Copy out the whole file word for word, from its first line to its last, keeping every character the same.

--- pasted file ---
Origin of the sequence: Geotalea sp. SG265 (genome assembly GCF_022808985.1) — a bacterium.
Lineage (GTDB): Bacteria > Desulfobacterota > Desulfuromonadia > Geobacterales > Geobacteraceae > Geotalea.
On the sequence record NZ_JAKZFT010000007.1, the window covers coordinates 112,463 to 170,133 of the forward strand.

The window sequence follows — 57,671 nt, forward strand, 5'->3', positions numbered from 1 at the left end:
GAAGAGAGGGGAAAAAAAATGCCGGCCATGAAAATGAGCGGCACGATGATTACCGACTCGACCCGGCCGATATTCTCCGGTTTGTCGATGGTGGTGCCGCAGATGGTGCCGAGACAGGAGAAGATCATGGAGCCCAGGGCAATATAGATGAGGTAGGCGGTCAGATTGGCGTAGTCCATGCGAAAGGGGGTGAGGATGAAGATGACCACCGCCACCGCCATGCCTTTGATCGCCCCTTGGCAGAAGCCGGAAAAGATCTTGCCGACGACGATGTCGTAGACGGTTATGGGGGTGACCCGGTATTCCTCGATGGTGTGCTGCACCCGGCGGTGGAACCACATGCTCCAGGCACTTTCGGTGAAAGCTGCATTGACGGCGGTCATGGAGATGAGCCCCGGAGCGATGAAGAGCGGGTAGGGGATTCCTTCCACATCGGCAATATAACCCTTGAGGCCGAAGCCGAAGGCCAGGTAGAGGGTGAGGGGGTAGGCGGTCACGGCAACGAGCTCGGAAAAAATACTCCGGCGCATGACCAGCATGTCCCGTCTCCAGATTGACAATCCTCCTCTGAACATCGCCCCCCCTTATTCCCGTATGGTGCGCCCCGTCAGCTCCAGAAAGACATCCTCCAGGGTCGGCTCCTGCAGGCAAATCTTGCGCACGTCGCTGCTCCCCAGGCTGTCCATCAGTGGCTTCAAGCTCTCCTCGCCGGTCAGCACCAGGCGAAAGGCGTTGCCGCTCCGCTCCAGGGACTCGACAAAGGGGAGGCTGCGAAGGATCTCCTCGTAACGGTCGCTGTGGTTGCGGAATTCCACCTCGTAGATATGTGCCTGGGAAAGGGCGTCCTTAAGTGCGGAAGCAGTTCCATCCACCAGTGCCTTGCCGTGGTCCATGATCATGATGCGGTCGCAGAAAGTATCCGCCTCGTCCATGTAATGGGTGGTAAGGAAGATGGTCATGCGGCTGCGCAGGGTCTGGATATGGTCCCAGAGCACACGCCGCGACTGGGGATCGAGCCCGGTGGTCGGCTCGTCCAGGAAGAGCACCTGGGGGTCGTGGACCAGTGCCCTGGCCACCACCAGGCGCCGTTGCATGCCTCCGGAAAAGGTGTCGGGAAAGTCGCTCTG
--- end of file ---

Origin of the sequence: Geotalea sp. SG265 (genome assembly GCF_022808985.1) — a bacterium.
Lineage (GTDB): Bacteria > Desulfobacterota > Desulfuromonadia > Geobacterales > Geobacteraceae > Geotalea.
On the sequence record NZ_JAKZFT010000007.1, the window covers coordinates 112,463 to 170,133 of the forward strand.

The window sequence follows — 57,671 nt, forward strand, 5'->3', positions numbered from 1 at the left end:
GAAGAGAGGGGAAAAAAAATGCCGGCCATGAAAATGAGCGGCACGATGATTACCGACTCGACCCGGCCGATATTCTCCGGTTTGTCGATGGTGGTGCCGCAGATGGTGCCGAGACAGGAGAAGATCATGGAGCCCAGGGCAATATAGATGAGGTAGGCGGTCAGATTGGCGTAGTCCATGCGAAAGGGGGTGAGGATGAAGATGACCACCGCCACCGCCATGCCTTTGATCGCCCCTTGGCAGAAGCCGGAAAAGATCTTGCCGACGACGATGTCGTAGACGGTTATGGGGGTGACCCGGTATTCCTCGATGGTGTGCTGCACCCGGCGGTGGAACCACATGCTCCAGGCACTTTCGGTGAAAGCTGCATTGACGGCGGTCATGGAGATGAGCCCCGGAGCGATGAAGAGCGGGTAGGGGATTCCTTCCACATCGGCAATATAACCCTTGAGGCCGAAGCCGAAGGCCAGGTAGAGGGTGAGGGGGTAGGCGGTCACGGCAACGAGCTCGGAAAAAATACTCCGGCGCATGACCAGCATGTCCCGTCTCCAGATTGACAATCCTCCTCTGAACATCGCCCCCCCTTATTCCCGTATGGTGCGCCCCGTCAGCTCCAGAAAGACATCCTCCAGGGTCGGCTCCTGCAGGCAAATCTTGCGCACGTCGCTGCTCCCCAGGCTGTCCATCAGTGGCTTCAAGCTCTCCTCGCCGGTCAGCACCAGGCGAAAGGCGTTGCCGCTCCGCTCCAGGGACTCGACAAAGGGGAGGCTGCGAAGGATCTCCTCGTAACGGTCGCTGTGGTTGCGGAATTCCACCTCGTAGATATGTGCCTGGGAAAGGGCGTCCTTAAGTGCGGAAGCAGTTCCATCCACCAGTGCCTTGCCGTGGTCCATGATCATGATGCGGTCGCAGAAAGTATCCGCCTCGTCCATGTAATGGGTGGTAAGGAAGATGGTCATGCGGCTGCGCAGGGTCTGGATATGGTCCCAGAGCACACGCCGCGACTGGGGATCGAGCCCGGTGGTCGGCTCGTCCAGGAAGAGCACCTGGGGGTCGTGGACCAGTGCCCTGGCCACCACCAGGCGCCGTTGCATGCCTCCGGAAAAGGTGTCGGGAAAGTCGCTCTG